Innovating for Smaller (Much Smaller) Kitchens
posted on June 05, 2013 at 09:12PM by Paul Storch
My wife and I recently visited a lesser known attraction in Manhattan, The Museum of the City of New York. I was drawn there to view an exhibit called "Making Room : New Models for Housing New Yorkers." The exhibit is the culmination of a design competition organized by NYC Mayor Bloomberg, who challenged architects to address the crisis in affordable housing for the rapidly growing population of singles. His idea was to create much smaller apartments that were attractive and functional. The highlight of this exhibit is an actual innovative studio apartment in 325 cubic feet (with a full bath, eat-in-kitchen, and a general purpose room that converted in seconds from a living room to an office, den or bedroom). To see it is to be "wowed" by the design. (As an unrelated aside, I would rate this museum as a real gem.)
One of the product lines our company has long focused on is the smaller kitchen. But our industry's working definition of smaller (20 inch ranges instead of 30 inch and 24 inch wide refrigerators instead of the new generation of behemoths) does not address these "micro-apartments." And, the need for space to serve multiple functions adds a new dimension to the design challenge.
At this time, the market for micro-apartments in the US does not commercially exist. NYC zoning (and the zoning of many other cities) does not allow living spaces this small. In many cities, new construction requires handicap accessibility, which further contraindicates the construction of these apartments. But the growth in the single population is predicted to continue. New York has the largest number of singles in the US, though 10 other major cities have a higher percentage of single people living alone, with Washington D.C topping the charts.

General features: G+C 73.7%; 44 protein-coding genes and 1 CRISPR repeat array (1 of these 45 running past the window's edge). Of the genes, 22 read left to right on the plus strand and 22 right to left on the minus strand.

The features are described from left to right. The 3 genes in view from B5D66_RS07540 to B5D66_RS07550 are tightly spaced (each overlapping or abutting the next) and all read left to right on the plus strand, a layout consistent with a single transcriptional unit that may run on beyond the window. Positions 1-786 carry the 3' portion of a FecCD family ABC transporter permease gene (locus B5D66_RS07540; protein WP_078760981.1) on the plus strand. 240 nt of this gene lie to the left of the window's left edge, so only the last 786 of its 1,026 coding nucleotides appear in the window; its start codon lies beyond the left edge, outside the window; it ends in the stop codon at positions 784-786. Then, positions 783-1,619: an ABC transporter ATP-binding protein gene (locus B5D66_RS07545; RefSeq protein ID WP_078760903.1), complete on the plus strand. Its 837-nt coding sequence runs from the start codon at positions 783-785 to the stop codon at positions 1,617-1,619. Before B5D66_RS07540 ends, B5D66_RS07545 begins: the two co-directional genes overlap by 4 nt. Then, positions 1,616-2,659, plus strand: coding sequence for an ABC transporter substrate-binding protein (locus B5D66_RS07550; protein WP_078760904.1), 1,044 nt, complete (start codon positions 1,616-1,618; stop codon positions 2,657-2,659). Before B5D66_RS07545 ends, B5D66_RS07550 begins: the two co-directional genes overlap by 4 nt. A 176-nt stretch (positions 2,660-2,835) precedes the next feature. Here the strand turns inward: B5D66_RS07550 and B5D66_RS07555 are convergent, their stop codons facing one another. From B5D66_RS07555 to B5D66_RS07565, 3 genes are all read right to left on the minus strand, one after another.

New York City is working with a number of designers and builders to build a few prototypes of micro-apartment buildings, granting waivers from zoning and other laws. It will be a few years until they are complete and probably a few more until the success or failure can be determined. But along the way, much will be learned.
Whether or not micro-apartments ever become widespread is uncertain, but only hints at some underlying trends. There are 80 million baby boomers starting to retire and perhaps downsize their living spaces. Another 80 million millennials are less likely to form nuclear families (definition: mom, dad and 2.3 kids) than their parents did. This means that housing stock, appliances, and much else will change. And while these two groups may end up with similarities in the number of single or twin households, there are likely to be large differences in products that will appeal to the two groups.
At Felix Storch, Inc., we have long been focused on the smaller kitchen. Our roots and operations in NYC allow us a vantage point close to the action. We are already developing new and innovative products suited for smaller kitchens. Many of the ideas come from our customers, and their customers who cannot find appliances with a specific size. More specifically, we have recently introduced built-in refrigerators and wine cellars in 15 inch and 18 inch widths. Frost-free freezers in both sizes are coming shortly. Our cooktop line in gas and electric and our European hood lines have expanded to meet the needs of smaller kitchens.
In the New York City design community there is excitement over this trend, especially as the City experiences higher and higher rents and some shortages of conventional apartments. But today, even if we construct the micro-apartment of tomorrow, we will likely fill it with the appliances of yesterday. And there is always the danger that the trend will be too small to attract the investment needed to truly innovate.
Felix Storch, Inc. will sponsor a competition later this year, in conjunction with a New York City school of design to develop innovative kitchen designs. We hope to further develop the utility of micro-kitchens. But even now, we would love to hear of our readers' challenges of small kitchens (whether designing them or using them). Take this opportunity to put on your forward looking lenses, and tell us what you think appliances for the "micro-apartment" will look like.
I welcome your feedback,
-Paul Storch, CEO